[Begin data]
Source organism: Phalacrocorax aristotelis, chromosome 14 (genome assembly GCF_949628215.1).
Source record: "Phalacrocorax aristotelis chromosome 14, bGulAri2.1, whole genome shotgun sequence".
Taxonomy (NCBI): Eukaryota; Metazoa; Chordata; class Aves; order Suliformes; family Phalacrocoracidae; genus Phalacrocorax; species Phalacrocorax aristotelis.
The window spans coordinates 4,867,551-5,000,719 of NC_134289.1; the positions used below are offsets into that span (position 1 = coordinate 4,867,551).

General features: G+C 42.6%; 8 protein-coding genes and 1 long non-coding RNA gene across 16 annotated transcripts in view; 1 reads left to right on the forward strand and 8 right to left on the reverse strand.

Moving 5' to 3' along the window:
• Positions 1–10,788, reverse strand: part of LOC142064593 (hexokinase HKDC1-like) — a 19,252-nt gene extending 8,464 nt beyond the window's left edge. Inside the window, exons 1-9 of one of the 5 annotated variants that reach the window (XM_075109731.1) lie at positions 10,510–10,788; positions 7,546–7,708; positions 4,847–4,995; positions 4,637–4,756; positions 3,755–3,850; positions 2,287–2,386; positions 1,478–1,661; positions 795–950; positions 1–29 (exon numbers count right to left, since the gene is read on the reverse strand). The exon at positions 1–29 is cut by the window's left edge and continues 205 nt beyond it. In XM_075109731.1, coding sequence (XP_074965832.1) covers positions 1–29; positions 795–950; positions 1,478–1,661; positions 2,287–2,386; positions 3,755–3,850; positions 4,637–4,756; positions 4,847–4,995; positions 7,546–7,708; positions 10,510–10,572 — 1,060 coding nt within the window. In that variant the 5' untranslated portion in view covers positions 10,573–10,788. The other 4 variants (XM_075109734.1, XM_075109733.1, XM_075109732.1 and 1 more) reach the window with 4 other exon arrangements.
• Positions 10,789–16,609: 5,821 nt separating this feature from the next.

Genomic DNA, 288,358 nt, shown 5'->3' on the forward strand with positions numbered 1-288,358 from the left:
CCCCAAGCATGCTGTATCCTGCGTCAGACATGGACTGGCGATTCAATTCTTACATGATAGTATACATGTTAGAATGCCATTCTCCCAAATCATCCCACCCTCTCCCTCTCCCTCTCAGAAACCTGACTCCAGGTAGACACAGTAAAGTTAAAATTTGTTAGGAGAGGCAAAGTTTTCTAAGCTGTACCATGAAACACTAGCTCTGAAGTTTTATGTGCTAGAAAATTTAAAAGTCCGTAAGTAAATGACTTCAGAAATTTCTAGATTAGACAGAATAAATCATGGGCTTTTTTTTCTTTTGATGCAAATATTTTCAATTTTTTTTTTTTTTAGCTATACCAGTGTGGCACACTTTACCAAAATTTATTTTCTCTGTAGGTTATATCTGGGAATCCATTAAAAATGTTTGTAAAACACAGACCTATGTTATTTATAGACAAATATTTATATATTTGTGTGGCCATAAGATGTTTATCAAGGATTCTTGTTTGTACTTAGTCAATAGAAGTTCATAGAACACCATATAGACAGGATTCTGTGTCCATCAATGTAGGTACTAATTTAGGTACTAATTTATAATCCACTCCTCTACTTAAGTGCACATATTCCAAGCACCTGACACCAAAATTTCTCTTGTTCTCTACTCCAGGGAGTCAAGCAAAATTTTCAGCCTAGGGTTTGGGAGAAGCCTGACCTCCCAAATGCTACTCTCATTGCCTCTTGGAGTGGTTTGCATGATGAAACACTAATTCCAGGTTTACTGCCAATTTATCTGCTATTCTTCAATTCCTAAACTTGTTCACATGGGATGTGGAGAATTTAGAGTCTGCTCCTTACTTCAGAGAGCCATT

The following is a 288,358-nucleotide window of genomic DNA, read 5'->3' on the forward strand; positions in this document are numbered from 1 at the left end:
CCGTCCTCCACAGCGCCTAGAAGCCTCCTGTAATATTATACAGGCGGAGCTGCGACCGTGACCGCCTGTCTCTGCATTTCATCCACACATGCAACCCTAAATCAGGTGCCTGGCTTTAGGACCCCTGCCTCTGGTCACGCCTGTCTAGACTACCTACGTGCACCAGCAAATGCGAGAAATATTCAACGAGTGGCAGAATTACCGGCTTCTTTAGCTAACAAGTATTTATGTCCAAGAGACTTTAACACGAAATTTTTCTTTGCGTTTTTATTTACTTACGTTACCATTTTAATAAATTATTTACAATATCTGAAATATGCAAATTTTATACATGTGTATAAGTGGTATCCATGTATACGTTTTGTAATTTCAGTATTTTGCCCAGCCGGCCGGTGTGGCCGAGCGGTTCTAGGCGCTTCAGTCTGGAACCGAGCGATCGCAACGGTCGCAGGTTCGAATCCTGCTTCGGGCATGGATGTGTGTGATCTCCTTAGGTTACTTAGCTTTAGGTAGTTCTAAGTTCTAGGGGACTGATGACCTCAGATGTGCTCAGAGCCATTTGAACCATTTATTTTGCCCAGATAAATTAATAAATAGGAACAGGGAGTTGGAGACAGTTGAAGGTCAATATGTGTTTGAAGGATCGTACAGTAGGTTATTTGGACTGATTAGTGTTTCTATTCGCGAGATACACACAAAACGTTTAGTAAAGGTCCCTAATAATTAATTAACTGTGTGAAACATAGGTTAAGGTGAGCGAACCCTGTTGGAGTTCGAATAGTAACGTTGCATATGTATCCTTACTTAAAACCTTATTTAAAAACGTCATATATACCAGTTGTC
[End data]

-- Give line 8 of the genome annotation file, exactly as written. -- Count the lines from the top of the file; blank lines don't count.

• Positions 10,789–16,609: 5,821 nt separating this feature from the next.